Ex­treme weather and global growth

Financial Mirror (Cyprus) - - FRONT PAGE -

Un­til re­cently, the usual think­ing among macroe­conomists has been that short-term weather fluc­tu­a­tions don’t mat­ter much for eco­nomic ac­tiv­ity. Con­struc­tion hir­ing may be stronger than usual in a March when the weather is un­sea­son­ably mild, but there will be pay­back in April and May. If heavy rains dis­cour­age peo­ple from shop­ping in Au­gust, they will just spend more in Septem­ber.

But re­cent eco­nomic re­search, bol­stered by an ex­cep­tion­ally strong El Niño – a com­plex global cli­mac­tic event marked by ex­cep­tion­ally warm Pa­cific Ocean wa­ter off the coast of Ecuador and Peru – has prompted a re­think of this view.

Ex­treme weather cer­tainly throws a ringer into key short­term macroe­co­nomic sta­tis­tics. It can add or sub­tract 100,000 jobs to monthly US em­ploy­ment, the sin­gle most­watched eco­nomic statis­tic in the world, and gen­er­ally thought to be one of the most ac­cu­rate. The im­pact of El Niño-re­lated weather events like the one this year (known more pre­cisely as “El Niño South­ern Os­cil­la­tion” events) can be es­pe­cially large be­cause of their global reach.

Re­cent re­search from the In­ter­na­tional Mon­e­tary Fund sug­gests that coun­tries such as Aus­tralia, In­dia, In­done­sia, Ja­pan, and South Africa suf­fer ad­versely in El Niño years (of­ten due to droughts), whereas some re­gions, in­clud­ing the United States, Canada, and Europe, can ben­e­fit. Cal­i­for­nia, for ex­am­ple, which has been ex­pe­ri­enc­ing years of se­vere drought, is fi­nally get­ting rain. Gen­er­ally, but not al­ways, El Niño events tend to be in­fla­tion­ary, in part be­cause low crop yields lead to higher prices.

Af­ter two crazy win­ters in Bos­ton, where I live, it would be hard to con­vince peo­ple that weather doesn’t mat­ter. Last year, the city ex­pe­ri­enced the largest snow ac­cu­mu­la­tion on record. Even­tu­ally, there was no longer any place to put it: four-lane high­ways nar­rowed to two lanes, and two-lane roads to one. Roofs col­lapsed and “ice dams” build­ing up from gut­ters caused se­vere flood­ing. Pub­lic trans­port closed, and many peo­ple couldn’t get to their jobs. It was a slow- short­falls. The last se­vere El Niño, in 1997-1998, which some called the “El Niño of the Cen­tury,” rep­re­sented a huge set­back for many de­vel­op­ing coun­tries.

The eco­nomic ef­fects of El Niño events are al­most as com­plex as the un­der­ly­ing weather phe­nom­e­non it­self and there­fore are dif­fi­cult to pre­dict. When we look back on 2016, how­ever, it is quite pos­si­ble that El Niño will be re­garded as one of the ma­jor driv­ers of eco­nomic per­for­mance in many key coun­tries, with Zim­babwe and South Africa fac­ing drought and food crises, and In­done­sia strug­gling with for­est fires. In the Amer­i­can Mid­west, there has lately been mas­sive flood­ing.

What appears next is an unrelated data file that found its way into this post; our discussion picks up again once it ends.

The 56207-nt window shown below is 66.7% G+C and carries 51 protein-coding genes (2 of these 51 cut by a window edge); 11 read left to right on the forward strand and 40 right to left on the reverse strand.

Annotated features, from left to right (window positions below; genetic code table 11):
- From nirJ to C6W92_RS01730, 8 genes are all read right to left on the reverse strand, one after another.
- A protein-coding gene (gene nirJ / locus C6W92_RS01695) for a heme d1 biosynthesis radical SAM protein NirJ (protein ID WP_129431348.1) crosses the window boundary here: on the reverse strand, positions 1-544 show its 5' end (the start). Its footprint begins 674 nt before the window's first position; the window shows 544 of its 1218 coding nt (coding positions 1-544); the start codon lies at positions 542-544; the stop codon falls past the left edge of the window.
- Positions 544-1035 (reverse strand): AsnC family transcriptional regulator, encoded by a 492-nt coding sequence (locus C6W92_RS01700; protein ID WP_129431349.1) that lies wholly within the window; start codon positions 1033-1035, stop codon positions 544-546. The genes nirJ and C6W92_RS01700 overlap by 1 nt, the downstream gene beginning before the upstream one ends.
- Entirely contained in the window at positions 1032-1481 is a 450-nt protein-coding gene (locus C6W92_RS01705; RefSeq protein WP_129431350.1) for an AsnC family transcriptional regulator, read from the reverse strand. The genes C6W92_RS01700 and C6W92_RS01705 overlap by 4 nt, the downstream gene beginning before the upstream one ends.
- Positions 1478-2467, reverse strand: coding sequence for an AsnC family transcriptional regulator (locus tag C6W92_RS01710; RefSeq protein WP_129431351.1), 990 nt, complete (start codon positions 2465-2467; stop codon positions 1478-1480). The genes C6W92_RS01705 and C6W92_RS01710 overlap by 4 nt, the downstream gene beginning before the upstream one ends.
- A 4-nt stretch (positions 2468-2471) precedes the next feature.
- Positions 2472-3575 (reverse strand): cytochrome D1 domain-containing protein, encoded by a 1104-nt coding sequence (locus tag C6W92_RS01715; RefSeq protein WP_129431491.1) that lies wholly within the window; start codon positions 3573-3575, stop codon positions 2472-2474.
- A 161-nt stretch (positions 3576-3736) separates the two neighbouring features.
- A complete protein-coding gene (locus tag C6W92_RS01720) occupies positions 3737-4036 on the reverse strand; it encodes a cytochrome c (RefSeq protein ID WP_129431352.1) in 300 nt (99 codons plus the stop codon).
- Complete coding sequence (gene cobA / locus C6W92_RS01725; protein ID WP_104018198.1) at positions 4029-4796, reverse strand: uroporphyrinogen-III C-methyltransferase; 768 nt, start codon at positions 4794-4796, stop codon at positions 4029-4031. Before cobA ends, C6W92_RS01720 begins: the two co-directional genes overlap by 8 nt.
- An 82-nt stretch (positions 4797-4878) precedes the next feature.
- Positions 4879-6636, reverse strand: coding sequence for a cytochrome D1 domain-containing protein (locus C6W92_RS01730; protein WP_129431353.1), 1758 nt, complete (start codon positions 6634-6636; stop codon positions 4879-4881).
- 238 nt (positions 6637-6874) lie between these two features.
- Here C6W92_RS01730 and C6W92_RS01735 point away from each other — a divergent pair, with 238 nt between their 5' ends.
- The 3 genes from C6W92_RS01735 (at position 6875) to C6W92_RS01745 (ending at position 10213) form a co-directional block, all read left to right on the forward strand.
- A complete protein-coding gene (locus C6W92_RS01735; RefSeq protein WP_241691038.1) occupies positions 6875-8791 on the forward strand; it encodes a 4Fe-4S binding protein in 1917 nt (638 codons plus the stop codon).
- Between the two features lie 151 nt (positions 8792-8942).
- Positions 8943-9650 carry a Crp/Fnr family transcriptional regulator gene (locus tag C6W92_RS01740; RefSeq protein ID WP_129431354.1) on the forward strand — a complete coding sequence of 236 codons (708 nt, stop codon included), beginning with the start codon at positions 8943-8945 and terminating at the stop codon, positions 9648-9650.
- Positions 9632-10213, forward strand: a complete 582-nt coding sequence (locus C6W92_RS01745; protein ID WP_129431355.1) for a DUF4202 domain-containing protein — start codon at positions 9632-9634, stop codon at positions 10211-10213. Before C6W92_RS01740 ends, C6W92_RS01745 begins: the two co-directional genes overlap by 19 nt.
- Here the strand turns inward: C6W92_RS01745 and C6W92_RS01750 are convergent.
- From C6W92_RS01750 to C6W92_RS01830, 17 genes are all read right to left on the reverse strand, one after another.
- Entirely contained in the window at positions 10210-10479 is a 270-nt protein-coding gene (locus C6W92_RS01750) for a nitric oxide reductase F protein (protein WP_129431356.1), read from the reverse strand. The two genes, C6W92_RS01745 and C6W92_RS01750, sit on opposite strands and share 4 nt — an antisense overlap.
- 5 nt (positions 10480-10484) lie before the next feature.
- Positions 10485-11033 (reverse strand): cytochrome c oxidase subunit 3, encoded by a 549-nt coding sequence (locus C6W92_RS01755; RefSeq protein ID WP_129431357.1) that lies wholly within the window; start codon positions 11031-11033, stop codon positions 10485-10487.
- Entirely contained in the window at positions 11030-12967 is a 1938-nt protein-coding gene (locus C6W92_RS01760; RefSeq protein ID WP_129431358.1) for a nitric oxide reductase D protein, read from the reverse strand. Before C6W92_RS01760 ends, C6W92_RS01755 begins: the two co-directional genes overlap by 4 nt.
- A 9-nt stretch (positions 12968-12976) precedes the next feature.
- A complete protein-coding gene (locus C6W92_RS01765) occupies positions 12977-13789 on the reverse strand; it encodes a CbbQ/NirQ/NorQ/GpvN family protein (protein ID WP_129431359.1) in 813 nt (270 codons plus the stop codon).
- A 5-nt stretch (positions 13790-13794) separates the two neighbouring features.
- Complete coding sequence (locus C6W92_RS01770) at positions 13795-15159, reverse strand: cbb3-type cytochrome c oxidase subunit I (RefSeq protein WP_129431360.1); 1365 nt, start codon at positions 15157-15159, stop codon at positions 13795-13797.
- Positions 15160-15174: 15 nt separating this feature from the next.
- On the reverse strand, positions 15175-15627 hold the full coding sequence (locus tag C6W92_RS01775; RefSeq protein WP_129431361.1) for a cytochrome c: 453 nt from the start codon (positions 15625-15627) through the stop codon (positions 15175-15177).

There is a long his­tory of weather hav­ing a pro­found im­pact on civil strife as well. Econ­o­mist Emily Oster has ar­gued that the big­gest spikes in witch burn­ings in the Middle Ages, in which hun­dreds of thou­sands (mostly women) were killed, came dur­ing pe­ri­ods of eco­nomic de­pri­va­tion and ap­par­ently weather-re­lated food short­ages. Some have traced the roots of the civil war in Syria to droughts that led to se­vere crop fail­ure and forced a mass in­flow of farm­ers to the cities.

On a more mun­dane level (but highly con­se­quen­tial eco­nom­i­cally), the warm weather in the US may very well cloud the job num­bers the Fed­eral Re­serve uses in de­cid­ing when to raise in­ter­est rates. It is true that em­ploy­ment data are al­ready sea­son­ally ad­justed to al­low for nor­mal weather dif­fer­ences in tem­per­ate zones; con­struc­tion is al­ways higher dur­ing spring than win­ter. But stan­dard sea­sonal ad­just­ments do not ac­count for ma­jor weather de­vi­a­tions.

Over­all, the ev­i­dence from past El Niños sug­gests that the cur­rent mas­sive one is likely to leave a sig­nif­i­cant foot­print on global growth, help­ing sup­port eco­nomic re­cov­ery in the US and Europe, while putting even more pres­sure on al­ready weak emerg­ing mar­kets. It is not yet global warm­ing, but it is al­ready a very sig­nif­i­cant event eco­nom­i­cally – and per­haps just a taste of what is to come.

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